Shirley Lanigan: The Irish Seed Savers

After years knowing of them from a distance, and buying their wares online, I recently travelled to see the actual headquarters of the Irish Seed Savers Association in Scariff, County Clare. Run by a small team of paid workers and volunteers, the ISSA was started fifteen years ago on a twenty-acre farm above Lough Derg.

Here they have developed orchards of old and rare Irish apples and pears from slips and cutting sent in from all over the island. They grow heritage vegetables for seed and they even facilitate the Department of Agriculture carrying out vegetable trials. 3,000 fruit trees are produced each year for sale and I can testify that they do sell out, having tried to order trees in the early spring. Almost every variety of last years crop was sold out.

My visit let me through Lamb’s Orchard, named for the great Irish horticulturist, Dr Keith Lamb as well as Kevin Dudley’s Way, another man honoured for his work on Irish apples. The orchard of unknown trees was fascinating because the apples these trees produce will not be known for years to come. It is an experiment in patience as much as fruit production.

There is a hazel wood, grown from sponsored trees. This handsome wood was planted thirteen years ago on what was an unpromising plot of brambles. The hazels are now regularly coppiced.

Among the oddities is the self-rooting apple orchard, where we looked at quaintly named ‘Sheep’s Snout’, and ‘Mr McGregor,’ which like many of the unknown trees, has been named for the man from whose garden it came.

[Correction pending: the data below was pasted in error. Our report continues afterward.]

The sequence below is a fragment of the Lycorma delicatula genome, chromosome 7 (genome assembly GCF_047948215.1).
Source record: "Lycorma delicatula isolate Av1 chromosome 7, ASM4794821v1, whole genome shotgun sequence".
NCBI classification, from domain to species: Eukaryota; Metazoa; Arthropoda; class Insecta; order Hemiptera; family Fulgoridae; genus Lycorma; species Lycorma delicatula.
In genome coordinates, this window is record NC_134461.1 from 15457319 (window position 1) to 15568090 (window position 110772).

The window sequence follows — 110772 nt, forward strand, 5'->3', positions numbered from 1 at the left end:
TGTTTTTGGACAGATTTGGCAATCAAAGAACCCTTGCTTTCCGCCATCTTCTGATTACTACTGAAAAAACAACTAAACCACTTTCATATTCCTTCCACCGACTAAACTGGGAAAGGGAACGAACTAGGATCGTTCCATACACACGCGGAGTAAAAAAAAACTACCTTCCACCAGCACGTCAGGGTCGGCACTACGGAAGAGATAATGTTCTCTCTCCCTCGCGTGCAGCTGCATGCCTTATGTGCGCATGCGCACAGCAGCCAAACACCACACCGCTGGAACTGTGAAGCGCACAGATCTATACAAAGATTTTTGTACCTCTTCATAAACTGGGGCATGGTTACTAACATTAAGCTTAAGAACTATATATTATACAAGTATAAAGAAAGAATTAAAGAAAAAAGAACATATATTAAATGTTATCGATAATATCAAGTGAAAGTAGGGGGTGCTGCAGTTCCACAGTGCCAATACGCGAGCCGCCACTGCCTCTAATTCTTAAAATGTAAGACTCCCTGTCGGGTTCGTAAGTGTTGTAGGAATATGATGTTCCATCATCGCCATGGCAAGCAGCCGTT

Native Irish black bees, bred to pollinate the crops are sited about the orchards. As well as apples, plums and pears the Seed Savers grow soft fruit like red, white and black currents, jostaberries and gooseberries. Cuttings are taken annually from the mother plants and the resulting offspring are sold.

The atmosphere is of an attractive mend-and-made-do, organic wildness. But in the middle of the operation is a modern, newly built seed bank, housing the precious rare seeds they collect. (Previous homes for the seed bank have been shipping containers and old sheds.) At the edge of a field of plum trees is another remarkable building - a traditional cob house, built of straw and mud. Its deep, rounded, hand-made walls hold heat like storage heaters and its wide eaves and roof protect the walls from the rain. This was built to house volunteers.

I knew that there are about fifty varieties of potatoes grown here. What I did not know was that along with five packets of rare vegetable seed, subscribing members of the ISSA are annually given three varieties from this collection to grow on. ISSA are always looking for new members and with different prices for families, students and unwaged, it is an affordable cause worth supporting – even if you only want access to those seeds and spuds… Contact them at for details of their open day in September.




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